“Supporting staff working in nursing homes through these challenging times:An international perspective”
The Global Ageing Network and Toronto Rehabilitation Institute – University Health Network-Toronto and University of Maryland School of Nursing – Maryland, are excited to invite members to participate in a virtual roundtable discussion to discuss ways that organizations and agencies can assist their care workers during the coronavirus outbreak.
The round table discussion will take place on:
30 April 2020 at 8 AM (Eastern Standard Time)
The discussion will begin with an overview of vulnerabilities and challenges that care workers face. The roundtable will have a panel of four international speakers. The panel members will discuss how providers and agencies can encourage and support their care workforce during a time of critical need. Panel members include:
- Franziska Zúñiga, Switzerland
- Veronique Boscart, Canada
- Julienne Meyer, United Kingdom
- Montse Gea Sanchez, Spain
- Michael Lepore, USA
- Kezia Scales, USA
The roundtable will take place on ZOOM using the link: https://zoom.us/j/227366405?pwd=QUROakdhbXk1alBSU2JyZmJVSVVnUT09
Meeting ID: 227 366 405
Please note that the views and experiences and shared through the roundtable will be summarized and may be shared with various internal and external audiences. However, comments will not be attributed to individual participants.
If you have any questions or concerns, please free to contact Shannon Davis at email@example.com. We look forward to an engaging and insightful conversation.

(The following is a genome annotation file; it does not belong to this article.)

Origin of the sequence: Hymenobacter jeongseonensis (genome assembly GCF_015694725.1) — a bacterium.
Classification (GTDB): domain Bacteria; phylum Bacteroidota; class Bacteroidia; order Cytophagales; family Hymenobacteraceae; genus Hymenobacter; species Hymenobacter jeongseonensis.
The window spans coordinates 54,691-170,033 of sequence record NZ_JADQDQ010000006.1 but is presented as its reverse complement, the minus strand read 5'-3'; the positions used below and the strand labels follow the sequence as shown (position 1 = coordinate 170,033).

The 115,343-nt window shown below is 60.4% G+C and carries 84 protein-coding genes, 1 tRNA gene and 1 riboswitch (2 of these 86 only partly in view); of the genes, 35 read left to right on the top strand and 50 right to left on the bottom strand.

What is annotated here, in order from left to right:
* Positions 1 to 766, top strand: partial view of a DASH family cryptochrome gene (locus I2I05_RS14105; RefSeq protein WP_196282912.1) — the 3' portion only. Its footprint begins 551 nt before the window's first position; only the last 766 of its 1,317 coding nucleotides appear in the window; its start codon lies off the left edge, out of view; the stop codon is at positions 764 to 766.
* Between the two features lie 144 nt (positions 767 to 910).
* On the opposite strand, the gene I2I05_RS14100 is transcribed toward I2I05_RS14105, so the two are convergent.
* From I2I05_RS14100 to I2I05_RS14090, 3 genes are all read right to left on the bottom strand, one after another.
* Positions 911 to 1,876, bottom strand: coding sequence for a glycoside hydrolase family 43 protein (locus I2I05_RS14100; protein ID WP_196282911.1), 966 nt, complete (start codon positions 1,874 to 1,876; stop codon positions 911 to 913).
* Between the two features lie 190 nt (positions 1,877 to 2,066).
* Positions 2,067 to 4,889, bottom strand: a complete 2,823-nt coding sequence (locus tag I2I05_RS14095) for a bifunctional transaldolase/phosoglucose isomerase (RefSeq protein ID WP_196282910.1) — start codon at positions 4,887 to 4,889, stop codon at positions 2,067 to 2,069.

About the Moderators:
Katherine S. McGilton (RN, PhD) is a Senior Scientist at the Toronto Rehabilitation Institute-University Health Network and a Professor at the Lawrence S. Bloomberg Faculty of Nursing, University of Toronto. She has research funding as the principal investigator from the Canadian Institutes of Health Research (CIHR), Alzheimer Society of Canada, and the MOH<C. She is currently the co-lead of the Quality of Life Theme for the Canadian Consortium on Neurodegenerative Diseases in Aging (CCNA). The focus of her work is on enhancing the care of the older adult, especially those with dementia, through the development and application of interventions, outcome measures and models of care in practice. She founded the International Consortium of the Professional Practice of Nurses in Long-Term Care.
Kirsten N. Corazzini, PhD, FGSA, is Professor, University of Maryland School of Nursing and Associate Dean for the PhD Program. Dr. Corazzini earned her doctoral degree in Social Gerontology from the McCormack Graduate School of Policy Studies at the University of Massachusetts-Boston. The focus of Dr. Corazzini’s research is on improving care outcomes of chronically ill older adults in residential long-term care settings, with a particular focus on person-centered care. Her research has been funded by the National Institutes of Health, the John A. Hartford Foundation, and the National Council of State Boards of Nursing (NCSBN). She was awarded a Fulbright-Schuman Fellowship in 2015 for her cross-comparative research on professional nursing and nursing home care in the European Union. In recognition of her contributions to the field of gerontology, Dr. Corazzini was appointed Fellow, Gerontological Society of America, in 2012.